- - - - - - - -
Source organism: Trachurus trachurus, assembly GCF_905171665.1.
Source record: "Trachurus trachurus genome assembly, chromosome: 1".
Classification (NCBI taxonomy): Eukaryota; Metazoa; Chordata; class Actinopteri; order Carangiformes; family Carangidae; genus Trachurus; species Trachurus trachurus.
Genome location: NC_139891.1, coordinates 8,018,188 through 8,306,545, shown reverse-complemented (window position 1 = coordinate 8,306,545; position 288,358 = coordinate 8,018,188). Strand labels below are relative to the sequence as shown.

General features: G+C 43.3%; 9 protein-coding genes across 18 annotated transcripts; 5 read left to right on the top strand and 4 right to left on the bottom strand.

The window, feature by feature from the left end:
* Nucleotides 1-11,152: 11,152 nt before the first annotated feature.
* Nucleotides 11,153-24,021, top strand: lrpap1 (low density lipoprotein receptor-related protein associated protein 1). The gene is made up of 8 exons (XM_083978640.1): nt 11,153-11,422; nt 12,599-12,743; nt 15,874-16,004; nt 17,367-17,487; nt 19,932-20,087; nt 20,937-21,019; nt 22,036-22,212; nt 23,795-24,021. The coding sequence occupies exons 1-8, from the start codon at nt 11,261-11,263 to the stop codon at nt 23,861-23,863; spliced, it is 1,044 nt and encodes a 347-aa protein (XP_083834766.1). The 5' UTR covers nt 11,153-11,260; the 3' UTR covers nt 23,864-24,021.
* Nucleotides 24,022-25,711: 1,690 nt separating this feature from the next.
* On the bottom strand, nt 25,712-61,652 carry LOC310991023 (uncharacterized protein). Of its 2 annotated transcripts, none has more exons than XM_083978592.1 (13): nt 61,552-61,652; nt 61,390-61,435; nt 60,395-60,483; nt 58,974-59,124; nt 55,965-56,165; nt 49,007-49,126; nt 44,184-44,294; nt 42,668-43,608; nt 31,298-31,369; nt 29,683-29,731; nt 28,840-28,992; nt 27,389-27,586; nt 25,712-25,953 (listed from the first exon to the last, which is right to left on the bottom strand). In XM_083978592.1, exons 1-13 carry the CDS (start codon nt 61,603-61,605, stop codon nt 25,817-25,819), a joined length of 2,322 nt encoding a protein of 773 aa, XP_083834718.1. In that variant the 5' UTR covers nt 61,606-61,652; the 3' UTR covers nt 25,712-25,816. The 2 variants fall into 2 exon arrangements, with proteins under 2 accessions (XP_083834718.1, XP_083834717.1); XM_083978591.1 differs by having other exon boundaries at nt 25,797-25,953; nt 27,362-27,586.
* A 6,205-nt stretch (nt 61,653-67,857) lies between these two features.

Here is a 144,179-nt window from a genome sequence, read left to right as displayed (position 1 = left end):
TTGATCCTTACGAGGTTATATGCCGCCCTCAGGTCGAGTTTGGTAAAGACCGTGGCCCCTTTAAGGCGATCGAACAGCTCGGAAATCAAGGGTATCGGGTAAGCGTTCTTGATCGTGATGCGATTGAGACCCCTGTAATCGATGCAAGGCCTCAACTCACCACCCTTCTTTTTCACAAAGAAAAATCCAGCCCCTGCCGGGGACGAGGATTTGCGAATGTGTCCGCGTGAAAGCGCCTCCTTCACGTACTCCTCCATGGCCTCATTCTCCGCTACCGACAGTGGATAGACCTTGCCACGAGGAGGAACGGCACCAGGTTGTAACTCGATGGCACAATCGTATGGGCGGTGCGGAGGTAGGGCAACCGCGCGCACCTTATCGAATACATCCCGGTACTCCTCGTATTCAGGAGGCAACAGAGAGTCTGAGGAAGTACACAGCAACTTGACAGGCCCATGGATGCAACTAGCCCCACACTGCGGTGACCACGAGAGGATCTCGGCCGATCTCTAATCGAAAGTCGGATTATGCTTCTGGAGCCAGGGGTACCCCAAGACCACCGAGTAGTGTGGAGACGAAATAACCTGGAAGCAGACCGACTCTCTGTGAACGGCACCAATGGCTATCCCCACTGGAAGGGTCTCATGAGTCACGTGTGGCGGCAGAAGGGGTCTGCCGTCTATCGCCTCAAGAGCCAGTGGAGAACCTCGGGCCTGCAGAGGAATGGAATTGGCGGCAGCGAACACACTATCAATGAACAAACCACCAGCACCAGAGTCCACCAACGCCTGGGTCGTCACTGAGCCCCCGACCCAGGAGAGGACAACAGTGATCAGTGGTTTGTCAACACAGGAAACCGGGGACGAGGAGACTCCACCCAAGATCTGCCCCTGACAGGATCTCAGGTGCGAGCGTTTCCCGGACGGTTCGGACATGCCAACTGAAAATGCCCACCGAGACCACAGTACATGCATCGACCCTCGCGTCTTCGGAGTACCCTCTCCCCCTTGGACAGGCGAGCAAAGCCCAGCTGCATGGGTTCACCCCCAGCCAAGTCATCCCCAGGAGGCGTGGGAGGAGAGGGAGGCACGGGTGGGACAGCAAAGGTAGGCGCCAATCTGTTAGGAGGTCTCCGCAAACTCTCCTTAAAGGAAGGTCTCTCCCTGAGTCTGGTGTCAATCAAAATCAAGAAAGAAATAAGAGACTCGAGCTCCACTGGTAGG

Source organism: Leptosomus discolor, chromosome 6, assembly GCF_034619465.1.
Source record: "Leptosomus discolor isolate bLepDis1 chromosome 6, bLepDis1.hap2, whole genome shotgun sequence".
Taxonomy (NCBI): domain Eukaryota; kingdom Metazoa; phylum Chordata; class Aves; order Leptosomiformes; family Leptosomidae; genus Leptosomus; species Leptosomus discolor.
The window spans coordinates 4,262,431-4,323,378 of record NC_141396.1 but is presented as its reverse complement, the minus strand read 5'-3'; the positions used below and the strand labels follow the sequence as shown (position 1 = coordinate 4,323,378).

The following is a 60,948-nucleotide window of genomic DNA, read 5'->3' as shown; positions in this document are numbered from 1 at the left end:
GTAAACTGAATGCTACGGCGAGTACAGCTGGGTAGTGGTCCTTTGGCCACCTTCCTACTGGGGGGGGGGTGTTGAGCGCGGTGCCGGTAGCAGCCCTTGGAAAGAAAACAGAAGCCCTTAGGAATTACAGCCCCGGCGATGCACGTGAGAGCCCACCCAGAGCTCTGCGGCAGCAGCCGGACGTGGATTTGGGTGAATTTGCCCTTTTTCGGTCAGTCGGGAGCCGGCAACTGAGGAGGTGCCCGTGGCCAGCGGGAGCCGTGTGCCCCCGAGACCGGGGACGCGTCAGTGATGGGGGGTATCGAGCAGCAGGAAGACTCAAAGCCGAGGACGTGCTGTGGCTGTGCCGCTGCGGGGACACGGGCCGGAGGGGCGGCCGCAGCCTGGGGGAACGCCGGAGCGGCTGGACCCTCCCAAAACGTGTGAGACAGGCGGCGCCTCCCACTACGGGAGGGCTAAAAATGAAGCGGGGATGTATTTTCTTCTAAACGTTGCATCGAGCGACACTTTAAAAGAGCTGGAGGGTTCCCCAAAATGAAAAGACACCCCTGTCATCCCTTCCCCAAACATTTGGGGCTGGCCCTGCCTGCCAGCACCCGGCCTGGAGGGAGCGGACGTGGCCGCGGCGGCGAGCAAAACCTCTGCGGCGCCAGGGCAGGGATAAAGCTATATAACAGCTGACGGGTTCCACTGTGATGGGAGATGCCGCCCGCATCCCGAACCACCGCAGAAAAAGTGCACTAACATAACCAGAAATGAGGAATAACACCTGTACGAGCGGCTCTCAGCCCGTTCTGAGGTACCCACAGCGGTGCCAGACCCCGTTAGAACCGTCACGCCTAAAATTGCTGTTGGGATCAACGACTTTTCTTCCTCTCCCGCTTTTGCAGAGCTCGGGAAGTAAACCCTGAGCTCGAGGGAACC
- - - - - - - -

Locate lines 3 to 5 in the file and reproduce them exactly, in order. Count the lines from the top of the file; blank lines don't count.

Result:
Classification (NCBI taxonomy): Eukaryota; Metazoa; Chordata; class Actinopteri; order Carangiformes; family Carangidae; genus Trachurus; species Trachurus trachurus.
Genome location: NC_139891.1, coordinates 8,018,188 through 8,306,545, shown reverse-complemented (window position 1 = coordinate 8,306,545; position 288,358 = coordinate 8,018,188). Strand labels below are relative to the sequence as shown.

General features: G+C 43.3%; 9 protein-coding genes across 18 annotated transcripts; 5 read left to right on the top strand and 4 right to left on the bottom strand.